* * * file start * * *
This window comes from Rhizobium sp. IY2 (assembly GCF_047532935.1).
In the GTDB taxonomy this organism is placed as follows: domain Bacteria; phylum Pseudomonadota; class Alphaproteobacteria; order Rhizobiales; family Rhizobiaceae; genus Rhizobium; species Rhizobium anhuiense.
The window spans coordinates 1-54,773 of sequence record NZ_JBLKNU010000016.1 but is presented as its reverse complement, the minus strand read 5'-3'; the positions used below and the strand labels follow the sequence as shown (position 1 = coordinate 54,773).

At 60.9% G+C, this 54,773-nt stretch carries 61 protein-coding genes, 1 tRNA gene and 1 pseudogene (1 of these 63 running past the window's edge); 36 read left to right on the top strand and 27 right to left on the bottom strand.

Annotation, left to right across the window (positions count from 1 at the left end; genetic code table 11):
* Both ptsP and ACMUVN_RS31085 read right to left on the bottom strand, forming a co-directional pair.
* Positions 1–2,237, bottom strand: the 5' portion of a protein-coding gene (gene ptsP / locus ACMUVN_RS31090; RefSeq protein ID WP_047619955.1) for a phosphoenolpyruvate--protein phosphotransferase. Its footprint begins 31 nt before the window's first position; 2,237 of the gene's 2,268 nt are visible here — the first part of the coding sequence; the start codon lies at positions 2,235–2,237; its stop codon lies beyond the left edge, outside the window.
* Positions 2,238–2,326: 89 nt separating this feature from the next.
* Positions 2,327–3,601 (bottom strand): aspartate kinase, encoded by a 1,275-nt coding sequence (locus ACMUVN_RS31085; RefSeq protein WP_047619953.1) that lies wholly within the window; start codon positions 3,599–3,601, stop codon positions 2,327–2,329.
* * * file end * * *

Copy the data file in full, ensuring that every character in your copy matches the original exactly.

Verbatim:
This window comes from Rhizobium sp. IY2 (assembly GCF_047532935.1).
In the GTDB taxonomy this organism is placed as follows: domain Bacteria; phylum Pseudomonadota; class Alphaproteobacteria; order Rhizobiales; family Rhizobiaceae; genus Rhizobium; species Rhizobium anhuiense.
The window spans coordinates 1-54,773 of sequence record NZ_JBLKNU010000016.1 but is presented as its reverse complement, the minus strand read 5'-3'; the positions used below and the strand labels follow the sequence as shown (position 1 = coordinate 54,773).

At 60.9% G+C, this 54,773-nt stretch carries 61 protein-coding genes, 1 tRNA gene and 1 pseudogene (1 of these 63 running past the window's edge); 36 read left to right on the top strand and 27 right to left on the bottom strand.

Annotation, left to right across the window (positions count from 1 at the left end; genetic code table 11):
* Both ptsP and ACMUVN_RS31085 read right to left on the bottom strand, forming a co-directional pair.
* Positions 1–2,237, bottom strand: the 5' portion of a protein-coding gene (gene ptsP / locus ACMUVN_RS31090; RefSeq protein ID WP_047619955.1) for a phosphoenolpyruvate--protein phosphotransferase. Its footprint begins 31 nt before the window's first position; 2,237 of the gene's 2,268 nt are visible here — the first part of the coding sequence; the start codon lies at positions 2,235–2,237; its stop codon lies beyond the left edge, outside the window.
* Positions 2,238–2,326: 89 nt separating this feature from the next.
* Positions 2,327–3,601 (bottom strand): aspartate kinase, encoded by a 1,275-nt coding sequence (locus ACMUVN_RS31085; RefSeq protein WP_047619953.1) that lies wholly within the window; start codon positions 3,599–3,601, stop codon positions 2,327–2,329.